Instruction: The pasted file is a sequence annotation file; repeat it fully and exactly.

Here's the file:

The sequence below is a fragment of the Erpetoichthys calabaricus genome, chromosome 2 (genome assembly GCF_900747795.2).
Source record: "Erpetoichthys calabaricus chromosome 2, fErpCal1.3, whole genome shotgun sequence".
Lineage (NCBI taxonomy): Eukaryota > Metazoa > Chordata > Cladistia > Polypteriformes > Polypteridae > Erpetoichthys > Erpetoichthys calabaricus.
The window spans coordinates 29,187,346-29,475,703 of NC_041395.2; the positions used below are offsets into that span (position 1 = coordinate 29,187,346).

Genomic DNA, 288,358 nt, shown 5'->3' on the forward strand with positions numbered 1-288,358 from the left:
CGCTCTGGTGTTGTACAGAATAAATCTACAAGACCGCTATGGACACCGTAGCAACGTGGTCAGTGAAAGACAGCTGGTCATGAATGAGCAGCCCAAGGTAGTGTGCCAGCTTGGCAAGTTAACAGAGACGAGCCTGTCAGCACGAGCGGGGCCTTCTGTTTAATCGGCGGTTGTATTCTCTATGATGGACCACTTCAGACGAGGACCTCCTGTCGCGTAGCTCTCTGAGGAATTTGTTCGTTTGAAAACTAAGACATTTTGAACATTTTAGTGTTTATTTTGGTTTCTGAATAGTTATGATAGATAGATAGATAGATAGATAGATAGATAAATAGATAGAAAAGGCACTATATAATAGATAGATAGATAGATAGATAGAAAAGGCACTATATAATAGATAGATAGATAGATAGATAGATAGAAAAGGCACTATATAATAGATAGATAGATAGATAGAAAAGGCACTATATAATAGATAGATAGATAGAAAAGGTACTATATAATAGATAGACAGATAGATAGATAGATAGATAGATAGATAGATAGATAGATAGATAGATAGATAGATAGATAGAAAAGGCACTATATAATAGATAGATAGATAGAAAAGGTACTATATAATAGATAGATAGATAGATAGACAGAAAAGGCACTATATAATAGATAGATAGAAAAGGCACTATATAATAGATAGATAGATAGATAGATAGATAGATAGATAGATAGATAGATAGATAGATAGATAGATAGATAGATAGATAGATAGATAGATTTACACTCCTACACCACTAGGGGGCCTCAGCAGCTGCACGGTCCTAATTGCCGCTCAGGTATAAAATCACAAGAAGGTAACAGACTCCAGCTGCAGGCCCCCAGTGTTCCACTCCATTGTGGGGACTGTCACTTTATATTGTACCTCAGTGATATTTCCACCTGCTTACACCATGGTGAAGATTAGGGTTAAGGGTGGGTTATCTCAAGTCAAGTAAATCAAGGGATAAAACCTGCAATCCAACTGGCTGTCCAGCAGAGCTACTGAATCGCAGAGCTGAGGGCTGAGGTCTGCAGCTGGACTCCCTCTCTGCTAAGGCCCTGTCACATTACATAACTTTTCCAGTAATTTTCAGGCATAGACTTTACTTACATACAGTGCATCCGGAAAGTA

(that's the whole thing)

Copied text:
The sequence below is a fragment of the Erpetoichthys calabaricus genome, chromosome 2 (genome assembly GCF_900747795.2).
Source record: "Erpetoichthys calabaricus chromosome 2, fErpCal1.3, whole genome shotgun sequence".
Lineage (NCBI taxonomy): Eukaryota > Metazoa > Chordata > Cladistia > Polypteriformes > Polypteridae > Erpetoichthys > Erpetoichthys calabaricus.
The window spans coordinates 29,187,346-29,475,703 of NC_041395.2; the positions used below are offsets into that span (position 1 = coordinate 29,187,346).

Genomic DNA, 288,358 nt, shown 5'->3' on the forward strand with positions numbered 1-288,358 from the left:
CGCTCTGGTGTTGTACAGAATAAATCTACAAGACCGCTATGGACACCGTAGCAACGTGGTCAGTGAAAGACAGCTGGTCATGAATGAGCAGCCCAAGGTAGTGTGCCAGCTTGGCAAGTTAACAGAGACGAGCCTGTCAGCACGAGCGGGGCCTTCTGTTTAATCGGCGGTTGTATTCTCTATGATGGACCACTTCAGACGAGGACCTCCTGTCGCGTAGCTCTCTGAGGAATTTGTTCGTTTGAAAACTAAGACATTTTGAACATTTTAGTGTTTATTTTGGTTTCTGAATAGTTATGATAGATAGATAGATAGATAGATAGATAGATAAATAGATAGAAAAGGCACTATATAATAGATAGATAGATAGATAGATAGAAAAGGCACTATATAATAGATAGATAGATAGATAGATAGATAGAAAAGGCACTATATAATAGATAGATAGATAGATAGAAAAGGCACTATATAATAGATAGATAGATAGAAAAGGTACTATATAATAGATAGACAGATAGATAGATAGATAGATAGATAGATAGATAGATAGATAGATAGATAGATAGATAGATAGAAAAGGCACTATATAATAGATAGATAGATAGAAAAGGTACTATATAATAGATAGATAGATAGATAGACAGAAAAGGCACTATATAATAGATAGATAGAAAAGGCACTATATAATAGATAGATAGATAGATAGATAGATAGATAGATAGATAGATAGATAGATAGATAGATAGATAGATAGATAGATAGATAGATAGATTTACACTCCTACACCACTAGGGGGCCTCAGCAGCTGCACGGTCCTAATTGCCGCTCAGGTATAAAATCACAAGAAGGTAACAGACTCCAGCTGCAGGCCCCCAGTGTTCCACTCCATTGTGGGGACTGTCACTTTATATTGTACCTCAGTGATATTTCCACCTGCTTACACCATGGTGAAGATTAGGGTTAAGGGTGGGTTATCTCAAGTCAAGTAAATCAAGGGATAAAACCTGCAATCCAACTGGCTGTCCAGCAGAGCTACTGAATCGCAGAGCTGAGGGCTGAGGTCTGCAGCTGGACTCCCTCTCTGCTAAGGCCCTGTCACATTACATAACTTTTCCAGTAATTTTCAGGCATAGACTTTACTTACATACAGTGCATCCGGAAAGTA